I will elaborate on this by making an analogy; an example that I experienced this past year. As an MSc student in the University of Reading, I had to optimize a piece of C++ code for the Pentium processor pipelines. So what I had to do was take the compiled code, disassemble it (which means convert the binary code into assembly code) and then use Intel's VTune software (which is a tool that software engineers use to measure code performance, find culprits and bottlenecks in the code and thus optimize it to be more efficient) to make it run faster. Initially the small program needed approximately 2000 CPU cycles to run. After I was done with it, it needed only 29! Do the math and you will see the kind of performance increase we are talking about. Don’t forget, the output was exactly the same, the job it did was exactly the same, but I was making 100% use of the Pentium processor features to make it run faster by shuffling commands, substituting some commands with others that do the same thing, albeit in shorter time and even remove some commands. If I wanted to optimize it for the Pentium4 or an AthlonXP processor, I would have to follow different steps to take advantage of the particular platform and architecture, and so on and so forth.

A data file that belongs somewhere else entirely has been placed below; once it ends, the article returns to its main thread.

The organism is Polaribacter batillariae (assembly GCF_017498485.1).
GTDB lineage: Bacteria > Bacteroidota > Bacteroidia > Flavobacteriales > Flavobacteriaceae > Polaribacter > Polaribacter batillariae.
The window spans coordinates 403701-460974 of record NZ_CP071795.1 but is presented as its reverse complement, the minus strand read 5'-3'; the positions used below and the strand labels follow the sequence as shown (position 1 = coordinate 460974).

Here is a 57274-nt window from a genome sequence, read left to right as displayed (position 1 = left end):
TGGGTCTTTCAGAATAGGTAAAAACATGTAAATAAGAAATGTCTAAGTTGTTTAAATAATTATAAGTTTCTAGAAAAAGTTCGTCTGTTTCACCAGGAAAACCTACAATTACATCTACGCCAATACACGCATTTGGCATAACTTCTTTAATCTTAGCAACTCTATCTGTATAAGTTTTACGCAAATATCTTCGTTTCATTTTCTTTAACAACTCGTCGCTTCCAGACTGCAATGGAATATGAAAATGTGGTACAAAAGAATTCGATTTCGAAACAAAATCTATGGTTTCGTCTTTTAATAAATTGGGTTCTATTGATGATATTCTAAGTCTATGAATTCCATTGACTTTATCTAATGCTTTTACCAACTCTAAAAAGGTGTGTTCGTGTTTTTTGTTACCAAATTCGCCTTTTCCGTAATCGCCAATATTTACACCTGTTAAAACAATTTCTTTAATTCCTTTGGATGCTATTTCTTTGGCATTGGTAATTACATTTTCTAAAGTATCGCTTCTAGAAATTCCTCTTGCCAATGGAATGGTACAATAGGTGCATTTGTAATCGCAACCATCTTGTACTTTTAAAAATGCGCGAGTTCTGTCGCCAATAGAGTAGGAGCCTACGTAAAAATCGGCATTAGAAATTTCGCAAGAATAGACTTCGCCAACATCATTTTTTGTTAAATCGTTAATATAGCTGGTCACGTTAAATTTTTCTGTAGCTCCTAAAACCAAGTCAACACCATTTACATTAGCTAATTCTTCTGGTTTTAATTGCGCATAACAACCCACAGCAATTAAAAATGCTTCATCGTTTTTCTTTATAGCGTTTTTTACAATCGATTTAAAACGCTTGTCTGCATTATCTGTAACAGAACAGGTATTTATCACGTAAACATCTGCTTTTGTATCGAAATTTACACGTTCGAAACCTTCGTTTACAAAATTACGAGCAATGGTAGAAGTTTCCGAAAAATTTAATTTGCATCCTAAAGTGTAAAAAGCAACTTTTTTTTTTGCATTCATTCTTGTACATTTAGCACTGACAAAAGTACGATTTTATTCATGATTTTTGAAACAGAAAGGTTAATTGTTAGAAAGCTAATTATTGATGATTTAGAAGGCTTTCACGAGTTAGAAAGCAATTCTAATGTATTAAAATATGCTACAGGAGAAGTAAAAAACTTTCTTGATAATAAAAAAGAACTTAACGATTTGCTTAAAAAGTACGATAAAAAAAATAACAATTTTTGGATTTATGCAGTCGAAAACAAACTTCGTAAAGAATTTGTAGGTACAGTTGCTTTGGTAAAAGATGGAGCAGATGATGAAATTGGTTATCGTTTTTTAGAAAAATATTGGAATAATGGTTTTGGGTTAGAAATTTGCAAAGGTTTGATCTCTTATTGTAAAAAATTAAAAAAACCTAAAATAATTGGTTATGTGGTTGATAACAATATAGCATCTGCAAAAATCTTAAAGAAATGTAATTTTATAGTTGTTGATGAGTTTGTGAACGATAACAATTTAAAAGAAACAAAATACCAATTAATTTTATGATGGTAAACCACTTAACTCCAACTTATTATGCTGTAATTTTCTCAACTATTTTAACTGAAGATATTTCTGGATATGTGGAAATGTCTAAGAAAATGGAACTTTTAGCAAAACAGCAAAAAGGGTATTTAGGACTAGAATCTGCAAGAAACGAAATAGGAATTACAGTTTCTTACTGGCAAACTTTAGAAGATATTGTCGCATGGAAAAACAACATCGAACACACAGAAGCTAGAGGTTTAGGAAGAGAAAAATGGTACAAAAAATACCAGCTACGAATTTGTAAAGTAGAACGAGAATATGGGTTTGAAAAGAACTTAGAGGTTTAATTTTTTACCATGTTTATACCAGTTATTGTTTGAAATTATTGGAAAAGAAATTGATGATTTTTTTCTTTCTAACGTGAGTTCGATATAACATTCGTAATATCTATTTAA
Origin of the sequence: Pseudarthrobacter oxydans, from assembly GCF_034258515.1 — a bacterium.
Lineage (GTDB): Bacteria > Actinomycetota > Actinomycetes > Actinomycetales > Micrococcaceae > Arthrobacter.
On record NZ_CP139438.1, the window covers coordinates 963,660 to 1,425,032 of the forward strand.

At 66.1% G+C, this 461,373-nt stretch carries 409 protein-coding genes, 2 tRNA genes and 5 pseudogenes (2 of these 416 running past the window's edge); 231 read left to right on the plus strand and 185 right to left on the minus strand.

In this example, the small piece of code is your "benchmark". If you run it on a Pentium processor and on a Pentium4 processor as it is, you will notice the obvious difference between the performance and speed of the two CPUs. But if you code a detection routine that will detect whether a Pentium processor or a Pentium4 processor is being utilized, and according to its findings run two different versions of the program, each heavily optimized for each processor, you will NOT be able to compare the two processors. Why? Because the code is not constant anymore. And you need it to be standard in order to be able to draw useful conclusions. It’s like having a moving target: you will never able to hit it because it keeps on changing.
Where do we go from here?